Abbas, the Last Patriot of Peace

The Palestinian statehood bid is a necessary step in the only direction that is not violent.

Avraham Burg
Avraham Burg
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Palestinian President Mahmoud Abbas speaks during a press conference on October 8, 2014 in the West Bank City of Ramallah.
Palestinian President Mahmoud Abbas speaks during a press conference on October 8, 2014 in the West Bank City of Ramallah.Credit: AFP
Avraham Burg
Avraham Burg

The reports about how the British parliament is about to hold a session on recognizing Palestine as a state stayed on the margins of the news in Israel. Among other things, it was reported by Haaretz’s Barak Ravid that MK Hilik Bar of Israel’s Labor Party sent a letter to his counterparts in the British Labour Party, reading in part:

“I understand why many of you will want to vote for anything which claims to be a contribution to peace. But immediate and unilateral recognition of Palestinian statehood does nothing to advance this vital cause. In fact, precisely the opposite. ... Unfortunately, unilateral moves simply play into the hands of those on Israel’s hard right, which wants to suggest that we have no partner for peace, and that the Palestinians do not want to sit down and negotiate with us. ... To counter such arguments and get the peace process moving again, we in the Israeli Labor party need your help, which is why I urge you to stick to your party’s long-standing policy of a negotiated two-state solution, and oppose any unilateral moves which threaten that goal.”

This fascinating letter contains so many psychological characteristics of the Labor Party’s weakness. It supports the right wing even when it kills innocent Palestinians, as in the recent war in Gaza, is an accomplice in stopping any chance for peace and hope, and keeps non-violent measures whose purpose is to promote the peace process, even slightly, from taking place.

Unlike the respected letter writer, who says for some reason that he belongs to the left wing, I would like to express a different position here. I hope that the entire British parliament, including the members of Labour, will vote in favor of recognizing Palestine immediately as the state of the Palestinian people.

The reasons are spread out across the entire spectrum of responsibility. From the British government’s problematic legacy to the terrible results of the British Mandate in 1948, to the international conservative hypocrisy that embraces the Palestinians with words and fears to be branded immediately by Israel as anti-Semitic, to the simple answer to the complex question of what is the right thing to do.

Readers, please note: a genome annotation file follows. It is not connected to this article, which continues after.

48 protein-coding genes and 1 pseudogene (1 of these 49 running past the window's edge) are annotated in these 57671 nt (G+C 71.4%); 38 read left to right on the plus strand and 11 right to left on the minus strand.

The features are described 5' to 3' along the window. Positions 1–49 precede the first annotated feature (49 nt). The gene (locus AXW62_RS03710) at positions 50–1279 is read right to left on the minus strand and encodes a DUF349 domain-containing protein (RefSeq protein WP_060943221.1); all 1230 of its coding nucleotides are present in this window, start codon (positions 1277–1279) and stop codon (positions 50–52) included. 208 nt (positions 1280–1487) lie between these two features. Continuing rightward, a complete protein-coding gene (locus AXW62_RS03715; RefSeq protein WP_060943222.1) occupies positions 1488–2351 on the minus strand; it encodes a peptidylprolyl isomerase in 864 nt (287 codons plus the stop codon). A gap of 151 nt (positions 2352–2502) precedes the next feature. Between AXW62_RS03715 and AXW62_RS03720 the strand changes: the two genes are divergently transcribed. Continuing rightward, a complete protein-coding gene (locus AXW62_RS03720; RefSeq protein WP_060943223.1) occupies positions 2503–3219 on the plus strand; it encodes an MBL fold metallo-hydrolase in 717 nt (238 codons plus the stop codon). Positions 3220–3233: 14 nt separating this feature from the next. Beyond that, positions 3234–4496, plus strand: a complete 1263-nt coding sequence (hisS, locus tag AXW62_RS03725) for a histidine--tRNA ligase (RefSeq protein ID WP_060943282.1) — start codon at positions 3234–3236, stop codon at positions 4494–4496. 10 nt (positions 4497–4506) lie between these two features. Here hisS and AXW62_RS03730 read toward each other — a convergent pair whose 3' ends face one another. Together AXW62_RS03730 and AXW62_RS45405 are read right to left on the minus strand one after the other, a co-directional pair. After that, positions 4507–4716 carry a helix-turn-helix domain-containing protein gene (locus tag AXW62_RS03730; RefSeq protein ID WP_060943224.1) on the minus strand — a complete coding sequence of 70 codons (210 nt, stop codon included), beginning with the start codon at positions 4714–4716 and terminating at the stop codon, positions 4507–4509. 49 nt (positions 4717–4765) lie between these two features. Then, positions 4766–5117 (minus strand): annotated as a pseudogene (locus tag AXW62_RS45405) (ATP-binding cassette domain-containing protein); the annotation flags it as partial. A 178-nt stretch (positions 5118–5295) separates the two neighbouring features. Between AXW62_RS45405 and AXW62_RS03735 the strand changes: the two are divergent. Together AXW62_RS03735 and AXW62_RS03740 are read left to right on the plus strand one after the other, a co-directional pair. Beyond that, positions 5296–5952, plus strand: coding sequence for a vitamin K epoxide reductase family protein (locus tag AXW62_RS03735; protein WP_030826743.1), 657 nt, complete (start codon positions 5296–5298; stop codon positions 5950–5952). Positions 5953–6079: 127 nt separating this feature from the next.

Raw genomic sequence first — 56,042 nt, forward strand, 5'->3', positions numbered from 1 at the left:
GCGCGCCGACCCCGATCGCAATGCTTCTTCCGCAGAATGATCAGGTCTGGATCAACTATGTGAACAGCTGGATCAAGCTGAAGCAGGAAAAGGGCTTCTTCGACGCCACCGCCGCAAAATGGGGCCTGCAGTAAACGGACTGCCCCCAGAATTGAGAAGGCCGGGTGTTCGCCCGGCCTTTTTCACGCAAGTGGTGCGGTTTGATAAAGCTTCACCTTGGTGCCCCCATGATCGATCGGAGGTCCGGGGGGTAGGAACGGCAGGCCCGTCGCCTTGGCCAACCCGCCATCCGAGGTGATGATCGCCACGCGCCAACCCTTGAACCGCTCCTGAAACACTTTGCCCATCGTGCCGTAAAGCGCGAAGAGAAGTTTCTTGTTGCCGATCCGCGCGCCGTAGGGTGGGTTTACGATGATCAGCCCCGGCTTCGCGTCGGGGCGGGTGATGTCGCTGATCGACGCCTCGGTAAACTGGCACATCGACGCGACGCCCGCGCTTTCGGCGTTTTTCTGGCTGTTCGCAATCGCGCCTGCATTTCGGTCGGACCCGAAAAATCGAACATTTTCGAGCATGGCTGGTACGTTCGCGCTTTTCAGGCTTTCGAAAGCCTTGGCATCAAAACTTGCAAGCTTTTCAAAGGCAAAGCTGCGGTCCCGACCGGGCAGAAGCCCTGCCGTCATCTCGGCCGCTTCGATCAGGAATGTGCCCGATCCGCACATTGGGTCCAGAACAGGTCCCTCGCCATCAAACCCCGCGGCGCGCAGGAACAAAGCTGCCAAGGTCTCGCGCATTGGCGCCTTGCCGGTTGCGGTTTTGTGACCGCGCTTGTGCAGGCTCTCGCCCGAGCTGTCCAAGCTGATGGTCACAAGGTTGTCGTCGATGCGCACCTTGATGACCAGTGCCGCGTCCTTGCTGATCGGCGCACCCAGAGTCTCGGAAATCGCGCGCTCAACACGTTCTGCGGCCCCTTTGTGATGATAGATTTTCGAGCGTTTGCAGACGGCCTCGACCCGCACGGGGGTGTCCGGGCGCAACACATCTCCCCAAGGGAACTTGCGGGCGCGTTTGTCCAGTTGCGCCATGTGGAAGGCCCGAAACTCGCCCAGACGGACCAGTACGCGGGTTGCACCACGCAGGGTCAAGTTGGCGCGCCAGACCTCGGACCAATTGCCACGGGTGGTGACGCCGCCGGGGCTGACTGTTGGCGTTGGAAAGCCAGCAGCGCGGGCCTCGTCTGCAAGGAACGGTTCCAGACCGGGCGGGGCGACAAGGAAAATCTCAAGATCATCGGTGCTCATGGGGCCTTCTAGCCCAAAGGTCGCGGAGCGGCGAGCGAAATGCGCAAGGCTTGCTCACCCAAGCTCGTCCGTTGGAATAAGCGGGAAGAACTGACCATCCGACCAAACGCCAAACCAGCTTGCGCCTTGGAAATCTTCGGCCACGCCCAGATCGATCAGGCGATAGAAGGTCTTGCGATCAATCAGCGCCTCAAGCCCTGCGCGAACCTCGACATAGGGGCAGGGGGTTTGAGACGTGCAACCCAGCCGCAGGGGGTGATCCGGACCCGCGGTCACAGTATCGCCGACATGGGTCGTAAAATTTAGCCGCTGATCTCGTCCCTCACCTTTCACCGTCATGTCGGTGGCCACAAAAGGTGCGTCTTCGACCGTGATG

The Palestinian reality has been bound up with international alignments since its first days. From the UN resolution in 1947 to the international norms that allow Israel to think of itself as "the only democracy in the Middle East" though it is the one in the West that is still colonialist in the full sense of the term. An ethnic democracy that is responsible for the bad situation of all the people who live in the hostile space between the Jordan River and the Mediterranean Sea.

The truth must be told: We have been living for decades in a de facto reality of one state for two peoples. A state that has no common space of equal rights for all its citizens and subjects. The opposite is true: Discrimination here has an obviously ethnic character – supremacy and far-reaching benefits for anyone whose genetics are Jewish, and attacks and worsening conditions for anyone who is Palestinian.

Very few legitimate options are left for the Palestinian fighters for hope. It appears that terrorism has at least three weaknesses: It is ineffective, it is no longer legitimate and it is damaging to Palestinian society. After terrorism comes the boycott. But every effort to boycott Israel is doomed to failure at present because it is characterized immediately as anti-Semitism, even though it is a legitimate act of non-violent civil disobedience.

In the meantime, right-wing Israel (and for several decades, political Israel has become more and more right-wing, and I include the Labor Party on the right) is doing all it can to weaken the moderate political powers with which it is still possible to reach an agreement. How very simple, how very cynical. Netanyahu prefers a strong Hamas to Palestinian Authority President Mahmoud Abbas as an equal partner in rights and responsibilities. This is because he needs to give Hamas only a few economic crumbs and humanitarian gestures – but he needs to give Abbas recognition, legitimacy, a state and equal status with Israel between the Jordan River and the Mediterranean Sea.

So what is left for Abbas to do? Join with Hamas? Or fight for the two-state solution with what remains of his strength? The Palestinian measure is by no means a unilateral one. It is not even a small attempt to respond to the unilateral reality of the Palestinian people. It is not as significant as a violent annexation of land, armed checkpoints, harassment on the roads, nighttime infiltrations by security forces and false arrests.

The proposed peace process is much more than bilateral. It is a dramatic transition from Israeli unilateral reality to international multilateral reality. The idea is a simple one: first of all, the state of Palestine will be declared according to the accepted international norms that established the State of Israel. Then the rest of the challenges will be settled – refugees, Jerusalem, territories, economy, power, authority and infrastructure. This is a proper and necessary step in the only direction that is not violent. And when we think about it that way, it appears that President Abbas is the last patriot of peace in the field.

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